The government has no intention of removing legal help from people detained at police stations, justice minister Jonathan Djanogly confirmed today.
Speaking at the Legal Action Group’s conference in London, he said that although the Legal Aid, Sentencing and Punishment of Offenders Bill would enable the government to remove the right to police station advice, it has no intention of doing so.
Since publication of the bill last month, there has been concern that clause 12 allowed the government, through the director of legal aid casework, to determine the level of advice available to those detained at the police station.
The clause appears to introduce a means test for those held by the police, as well as an ‘interest of justice’ merits test, which has been criticised as unworkable and undermining one of the cornerstones of the justice system.
But Djanogly said: ‘I am pleased to say we have no intention to take away legal help from the police station.’
It is understood that the clause, previously put into legislation by the Labour government, which had sought to limit police station advice, was inserted into the new bill because it is seeking to consolidate legislation.
Elsewhere Djanogly gave less encouragement to those seeking changes to the bill during its Parliamentary process.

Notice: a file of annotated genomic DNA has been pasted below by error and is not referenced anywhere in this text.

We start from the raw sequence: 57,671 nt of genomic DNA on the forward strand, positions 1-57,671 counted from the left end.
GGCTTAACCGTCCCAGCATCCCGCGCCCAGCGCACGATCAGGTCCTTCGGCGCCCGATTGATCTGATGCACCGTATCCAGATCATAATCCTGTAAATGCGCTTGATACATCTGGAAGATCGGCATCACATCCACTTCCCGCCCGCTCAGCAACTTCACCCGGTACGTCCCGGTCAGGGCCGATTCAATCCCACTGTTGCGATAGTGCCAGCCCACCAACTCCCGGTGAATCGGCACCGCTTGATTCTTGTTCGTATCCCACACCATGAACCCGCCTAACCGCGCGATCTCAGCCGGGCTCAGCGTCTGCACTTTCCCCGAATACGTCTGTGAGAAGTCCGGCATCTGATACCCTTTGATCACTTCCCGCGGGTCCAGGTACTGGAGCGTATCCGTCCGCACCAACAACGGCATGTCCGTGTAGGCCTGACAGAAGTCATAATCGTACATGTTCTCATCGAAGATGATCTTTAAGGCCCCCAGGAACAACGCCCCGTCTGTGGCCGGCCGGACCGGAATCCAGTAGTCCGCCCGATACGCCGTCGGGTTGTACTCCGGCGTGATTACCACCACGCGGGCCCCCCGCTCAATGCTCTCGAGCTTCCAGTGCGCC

He gave little hope that the government would change its mind on the areas of law being removed from scope, particularly social welfare law.
Instead, Djanogly was keen to see a cultural change in the way people solved their problems, using mediation and other alternative dispute resolution prior to using the court process.
He said: ‘I am not going to try to hide from the reality that the bill has significant implications for the future of social welfare law.’
The minister said the government has listened to concerns raised during consultation on the green paper with regard to the telephone gateway, and the scheme would now be trialled for debt, special educational needs, discrimination and community care.
‘What’s in the bill has been brought back from what was in the green paper. There were strong representations that a telephone service would not be suitable for family and housing, and we have listened,’ he said.
He added: ‘We do want to expand it in the future, but we’re going to do it in a more cautious way.’
However, head of legal aid policy at the Law Society, Richard Miller, was hopeful that there would be some amendments made to the bill.
He said: ‘All the soundings we’re taking indicate that we will be able to make some changes in the House of Lords.
'We probably won’t be able to knock the bill out, but we will be able to get improvements and that is what we’ll be working on over the next few months.’
He predicted that there would be legal challenges to the changes once the regulations implementing them are introduced, due to potential infringements of Article 6 of the European Convention on Human Rights.